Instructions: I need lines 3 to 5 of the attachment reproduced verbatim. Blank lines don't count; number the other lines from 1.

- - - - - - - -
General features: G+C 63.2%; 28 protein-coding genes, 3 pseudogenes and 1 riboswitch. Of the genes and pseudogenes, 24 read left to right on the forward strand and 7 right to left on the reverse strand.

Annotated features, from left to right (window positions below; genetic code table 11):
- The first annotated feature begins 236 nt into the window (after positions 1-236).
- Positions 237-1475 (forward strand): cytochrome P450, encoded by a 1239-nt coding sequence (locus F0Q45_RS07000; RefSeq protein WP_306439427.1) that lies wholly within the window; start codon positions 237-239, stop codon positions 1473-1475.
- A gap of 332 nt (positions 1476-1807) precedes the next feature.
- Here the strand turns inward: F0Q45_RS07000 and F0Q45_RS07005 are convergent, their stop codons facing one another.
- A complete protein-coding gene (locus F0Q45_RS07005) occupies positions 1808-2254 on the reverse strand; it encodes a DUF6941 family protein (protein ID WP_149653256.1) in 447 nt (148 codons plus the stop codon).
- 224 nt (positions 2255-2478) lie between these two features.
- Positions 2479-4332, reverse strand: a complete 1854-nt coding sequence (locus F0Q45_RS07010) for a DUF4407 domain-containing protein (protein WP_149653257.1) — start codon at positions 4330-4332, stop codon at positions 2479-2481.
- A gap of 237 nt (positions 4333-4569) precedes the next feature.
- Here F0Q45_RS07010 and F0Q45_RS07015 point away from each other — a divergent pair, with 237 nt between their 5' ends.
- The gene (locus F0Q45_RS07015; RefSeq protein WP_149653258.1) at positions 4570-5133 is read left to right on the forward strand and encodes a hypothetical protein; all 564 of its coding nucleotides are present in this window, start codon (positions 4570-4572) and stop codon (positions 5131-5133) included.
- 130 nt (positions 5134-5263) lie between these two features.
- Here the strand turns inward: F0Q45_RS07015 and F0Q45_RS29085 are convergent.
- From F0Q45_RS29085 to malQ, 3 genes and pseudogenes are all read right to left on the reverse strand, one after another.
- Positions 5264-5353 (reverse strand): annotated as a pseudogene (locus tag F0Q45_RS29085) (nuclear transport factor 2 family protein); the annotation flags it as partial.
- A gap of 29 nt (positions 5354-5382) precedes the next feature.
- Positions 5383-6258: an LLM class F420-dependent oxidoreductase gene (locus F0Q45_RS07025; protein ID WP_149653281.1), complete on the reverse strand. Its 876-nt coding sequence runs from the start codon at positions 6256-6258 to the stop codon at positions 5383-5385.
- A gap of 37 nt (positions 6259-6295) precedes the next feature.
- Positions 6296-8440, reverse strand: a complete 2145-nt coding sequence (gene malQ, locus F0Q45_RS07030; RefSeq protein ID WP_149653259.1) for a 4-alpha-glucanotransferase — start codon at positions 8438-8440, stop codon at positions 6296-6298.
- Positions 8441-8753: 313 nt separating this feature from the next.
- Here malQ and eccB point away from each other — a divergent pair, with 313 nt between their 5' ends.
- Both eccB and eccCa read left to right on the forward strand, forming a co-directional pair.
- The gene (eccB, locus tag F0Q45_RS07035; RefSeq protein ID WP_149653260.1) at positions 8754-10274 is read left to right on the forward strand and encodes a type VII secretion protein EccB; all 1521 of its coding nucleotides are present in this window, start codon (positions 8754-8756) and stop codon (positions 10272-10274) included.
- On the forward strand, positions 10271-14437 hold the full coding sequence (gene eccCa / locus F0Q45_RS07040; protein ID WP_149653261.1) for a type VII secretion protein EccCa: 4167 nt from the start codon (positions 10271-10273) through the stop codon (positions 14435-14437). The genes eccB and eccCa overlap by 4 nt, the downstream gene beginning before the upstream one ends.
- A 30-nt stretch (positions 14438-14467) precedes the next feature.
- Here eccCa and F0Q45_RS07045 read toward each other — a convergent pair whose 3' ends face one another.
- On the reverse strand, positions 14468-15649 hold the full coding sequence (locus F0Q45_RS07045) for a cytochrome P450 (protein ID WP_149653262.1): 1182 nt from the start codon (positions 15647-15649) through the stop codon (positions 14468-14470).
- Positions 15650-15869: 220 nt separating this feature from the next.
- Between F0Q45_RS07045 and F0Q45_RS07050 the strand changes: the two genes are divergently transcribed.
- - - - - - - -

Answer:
- The first annotated feature begins 236 nt into the window (after positions 1-236).
- Positions 237-1475 (forward strand): cytochrome P450, encoded by a 1239-nt coding sequence (locus F0Q45_RS07000; RefSeq protein WP_306439427.1) that lies wholly within the window; start codon positions 237-239, stop codon positions 1473-1475.
- A gap of 332 nt (positions 1476-1807) precedes the next feature.